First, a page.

The mint feather ball offered here bears the famed "Allan" stamp of Allan Robertson. Although he was small in stature, he is a true giant in the
history of golf. Feather-ball makers back in the day would mark their work with their last name, plus a first initial in most instances. However, not Robertson. Golfers knew who "Allan" was. As a golfer and ballmaker he had no superiors.
Despite the fact that his golf career and
prior to his death in 1859, Allan was inducted into the World Golf Hall of Fame in 2001.
If all the people inducted into the World Golf Hall of Fame were alive
today, Robertson would be the oldest.
Born in 1815, Robertson taught Tom Morris the art of making clubs
and balls. Robertson, however, worked primarily as a ballmaker.
Located in St. Andrews, he was also known as the "King of Clubs," as he
won a great deal of money playing challenge matches. When Robertson died in
1859, his obituary noted, "he was admitted to be the champion of the
world, and never lost any great match he was engaged in." Robertson was
also the first person to ever break 80 on the old course at
St. Andrews. Today he is considered by many to be the first professional golfer.
This Allan feather ball was never used and remains in gorgeous condition. The stamped "Allan" name is still strong as is the "29"
weight/size of the ball, clearly written in ink by Allan's own hand. The stitching is perfect, with no discoloration or cracking of the leather. The back of the ball appears to have once born a round label that is no longer there. To survive in such pristine condition to this day, this ball spent much of its prior history as a collectible, just like it will for the rest of its history. The fact that the surface of the ball has been lightly disturbed where the label once was is not a big deal. To downplay this ball because of that would be like downplaying Augusta National because there is a little casual water on the course. They just don't come much better.
Feather balls—made with a leather exterior and a feather-filled
interior—are the oldest remaining golf balls known. According to Thomas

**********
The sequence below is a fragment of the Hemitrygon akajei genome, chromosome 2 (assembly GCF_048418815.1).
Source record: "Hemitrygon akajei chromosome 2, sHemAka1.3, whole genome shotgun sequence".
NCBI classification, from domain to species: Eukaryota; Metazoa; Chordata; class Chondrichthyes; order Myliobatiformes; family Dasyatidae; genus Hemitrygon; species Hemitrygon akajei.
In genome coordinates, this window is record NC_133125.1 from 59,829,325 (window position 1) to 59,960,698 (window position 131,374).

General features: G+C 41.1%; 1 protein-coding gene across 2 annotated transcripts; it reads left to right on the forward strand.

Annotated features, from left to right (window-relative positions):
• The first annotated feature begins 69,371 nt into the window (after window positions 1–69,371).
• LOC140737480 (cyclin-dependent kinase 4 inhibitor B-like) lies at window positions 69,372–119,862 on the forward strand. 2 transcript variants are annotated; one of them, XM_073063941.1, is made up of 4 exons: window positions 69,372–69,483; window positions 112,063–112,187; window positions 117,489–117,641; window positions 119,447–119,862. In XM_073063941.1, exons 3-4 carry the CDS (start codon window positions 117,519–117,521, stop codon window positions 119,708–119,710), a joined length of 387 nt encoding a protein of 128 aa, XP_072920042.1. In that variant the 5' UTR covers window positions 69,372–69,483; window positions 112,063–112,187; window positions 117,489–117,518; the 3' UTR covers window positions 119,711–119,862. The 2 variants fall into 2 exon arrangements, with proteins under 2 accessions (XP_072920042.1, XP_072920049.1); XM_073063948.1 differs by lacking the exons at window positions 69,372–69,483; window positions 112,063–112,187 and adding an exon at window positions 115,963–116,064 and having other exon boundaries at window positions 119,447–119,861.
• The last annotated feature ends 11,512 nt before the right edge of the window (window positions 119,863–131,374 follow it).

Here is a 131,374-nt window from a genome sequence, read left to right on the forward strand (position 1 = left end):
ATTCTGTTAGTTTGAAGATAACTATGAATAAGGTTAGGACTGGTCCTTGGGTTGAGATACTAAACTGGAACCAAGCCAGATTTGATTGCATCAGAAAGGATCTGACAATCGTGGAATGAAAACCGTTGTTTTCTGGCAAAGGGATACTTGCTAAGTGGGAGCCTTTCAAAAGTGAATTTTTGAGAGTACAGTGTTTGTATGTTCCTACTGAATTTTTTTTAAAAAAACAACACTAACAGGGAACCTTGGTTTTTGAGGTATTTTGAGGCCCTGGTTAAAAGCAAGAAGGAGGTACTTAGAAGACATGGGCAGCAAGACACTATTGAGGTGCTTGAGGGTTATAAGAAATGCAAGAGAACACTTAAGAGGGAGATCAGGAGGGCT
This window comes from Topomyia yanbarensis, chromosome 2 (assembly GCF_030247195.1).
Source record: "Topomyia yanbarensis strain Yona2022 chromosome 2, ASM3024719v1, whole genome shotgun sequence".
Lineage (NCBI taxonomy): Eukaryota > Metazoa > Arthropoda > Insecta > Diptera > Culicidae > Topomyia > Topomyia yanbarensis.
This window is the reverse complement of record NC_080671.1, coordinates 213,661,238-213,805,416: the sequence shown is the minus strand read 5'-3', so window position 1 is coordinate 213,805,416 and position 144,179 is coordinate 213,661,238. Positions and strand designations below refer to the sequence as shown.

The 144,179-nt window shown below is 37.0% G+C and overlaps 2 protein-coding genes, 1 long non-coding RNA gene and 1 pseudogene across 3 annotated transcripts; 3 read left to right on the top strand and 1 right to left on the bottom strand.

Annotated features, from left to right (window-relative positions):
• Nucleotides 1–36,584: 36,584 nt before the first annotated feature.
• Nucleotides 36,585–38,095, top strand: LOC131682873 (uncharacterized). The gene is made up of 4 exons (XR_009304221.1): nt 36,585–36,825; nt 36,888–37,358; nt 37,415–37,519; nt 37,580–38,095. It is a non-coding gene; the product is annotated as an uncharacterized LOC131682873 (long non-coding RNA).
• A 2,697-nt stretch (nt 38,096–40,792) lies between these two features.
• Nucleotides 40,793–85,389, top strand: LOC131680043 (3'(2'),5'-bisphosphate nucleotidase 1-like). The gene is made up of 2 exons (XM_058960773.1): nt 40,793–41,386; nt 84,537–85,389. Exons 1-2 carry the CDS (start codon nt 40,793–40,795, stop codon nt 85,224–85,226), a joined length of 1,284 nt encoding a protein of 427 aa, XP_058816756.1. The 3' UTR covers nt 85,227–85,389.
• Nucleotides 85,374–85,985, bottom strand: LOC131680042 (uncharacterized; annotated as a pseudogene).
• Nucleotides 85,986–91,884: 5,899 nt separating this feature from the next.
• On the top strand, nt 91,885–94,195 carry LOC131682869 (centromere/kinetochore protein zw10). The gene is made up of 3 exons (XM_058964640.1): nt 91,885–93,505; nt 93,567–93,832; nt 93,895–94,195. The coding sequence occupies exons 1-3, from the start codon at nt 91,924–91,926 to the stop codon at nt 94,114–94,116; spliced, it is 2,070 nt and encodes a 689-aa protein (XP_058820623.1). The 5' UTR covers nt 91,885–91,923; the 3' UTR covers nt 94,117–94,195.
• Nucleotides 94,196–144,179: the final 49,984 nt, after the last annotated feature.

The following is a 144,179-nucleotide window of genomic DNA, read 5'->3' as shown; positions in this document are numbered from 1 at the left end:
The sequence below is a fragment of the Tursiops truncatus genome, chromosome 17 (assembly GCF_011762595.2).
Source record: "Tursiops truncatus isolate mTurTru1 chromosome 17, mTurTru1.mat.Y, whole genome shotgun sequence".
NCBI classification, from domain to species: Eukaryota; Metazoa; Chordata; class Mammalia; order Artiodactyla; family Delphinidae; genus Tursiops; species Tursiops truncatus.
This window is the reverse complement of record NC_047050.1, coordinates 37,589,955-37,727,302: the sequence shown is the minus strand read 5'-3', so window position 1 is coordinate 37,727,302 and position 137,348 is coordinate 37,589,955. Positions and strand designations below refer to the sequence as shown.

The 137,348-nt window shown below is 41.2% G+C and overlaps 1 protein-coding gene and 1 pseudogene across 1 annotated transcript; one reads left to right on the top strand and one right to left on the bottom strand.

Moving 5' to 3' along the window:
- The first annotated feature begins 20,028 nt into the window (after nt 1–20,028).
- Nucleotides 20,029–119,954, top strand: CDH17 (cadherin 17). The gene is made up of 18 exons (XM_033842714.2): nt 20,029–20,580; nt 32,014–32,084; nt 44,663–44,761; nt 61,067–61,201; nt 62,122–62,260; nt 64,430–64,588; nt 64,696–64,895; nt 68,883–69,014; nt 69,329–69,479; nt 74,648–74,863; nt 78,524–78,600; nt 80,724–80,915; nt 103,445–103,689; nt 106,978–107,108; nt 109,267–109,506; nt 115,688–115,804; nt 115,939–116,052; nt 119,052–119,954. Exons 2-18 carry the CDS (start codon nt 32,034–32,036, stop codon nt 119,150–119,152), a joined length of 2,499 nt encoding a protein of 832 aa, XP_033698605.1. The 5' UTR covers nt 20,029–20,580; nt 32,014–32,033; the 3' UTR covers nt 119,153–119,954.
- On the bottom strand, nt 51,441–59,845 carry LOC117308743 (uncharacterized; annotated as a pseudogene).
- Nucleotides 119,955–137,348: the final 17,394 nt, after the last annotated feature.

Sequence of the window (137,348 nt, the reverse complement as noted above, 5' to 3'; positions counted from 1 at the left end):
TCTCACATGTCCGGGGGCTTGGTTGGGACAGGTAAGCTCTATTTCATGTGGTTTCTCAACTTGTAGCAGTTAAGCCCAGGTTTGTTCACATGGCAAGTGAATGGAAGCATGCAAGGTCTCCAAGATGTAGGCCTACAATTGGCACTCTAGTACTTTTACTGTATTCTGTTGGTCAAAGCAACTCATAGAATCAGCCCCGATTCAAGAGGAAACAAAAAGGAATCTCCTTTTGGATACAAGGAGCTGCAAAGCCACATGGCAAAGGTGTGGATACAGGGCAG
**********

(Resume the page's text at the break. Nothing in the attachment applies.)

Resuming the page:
Peter's 1890 account in Reminiscenses of Golf and Golfers
(p 8-9) the making of afeather ball was almost a science:
"The leather was of untanned bull's hide, two round pieces for the
ends, and a strip for the middle were cut to suit the weight wanted.
These were properly shaped, after being sufficiently softened, and
firmly sewed together—a small hole being of course left, through which
the feathers might be afterwards inserted. But before stuffing, it was
through this little hole that the leather itself had to be turned
outside in, so that the seams should be inside—an operation not without
difficulty. The skin was then placed in a cup-shaped stand (the worker
having the feathers in an apron in front of him), and the actual
stuffing done with a crutch-handled steel rod, which the maker placed
under his arm. And very hard work, I may add, it was. Thereafter the
aperture was closed, and firmly sewed up: and this outside seam was the
only one visible."
By all accounts, the making of feather balls was hard work. A good
feather-ball maker working by himself crafted between 3-4 a day. It was
also dangerously unhealthy work. These artisans were prone to
contracting lung trouble and asthma from working in such close proximity
to ordinary cock and hen feathers, which is what Tom Morris
identified the feathers as when asked about it in 1900. (Golf Illustrated, 7 Dec. 1900: 204).
When the gutta percha ball debuted, Allan was deeply dedicated to his skill as a feather ball maker. Fearing this new ball would bring an end to his feather ball business, he bought all the gutties he could in St. Andrews and set fire to them. His business relationship with Tom Morris even dissolved upon Allan catching Morris playing with one. Feather balls were Allan's signature bread and butter, and not only is this an absolutely incredible specimen of his passion and craftmanship, it's also a true historical treasure.
This ball is on the left in the second row of the group shot in the accompanying images.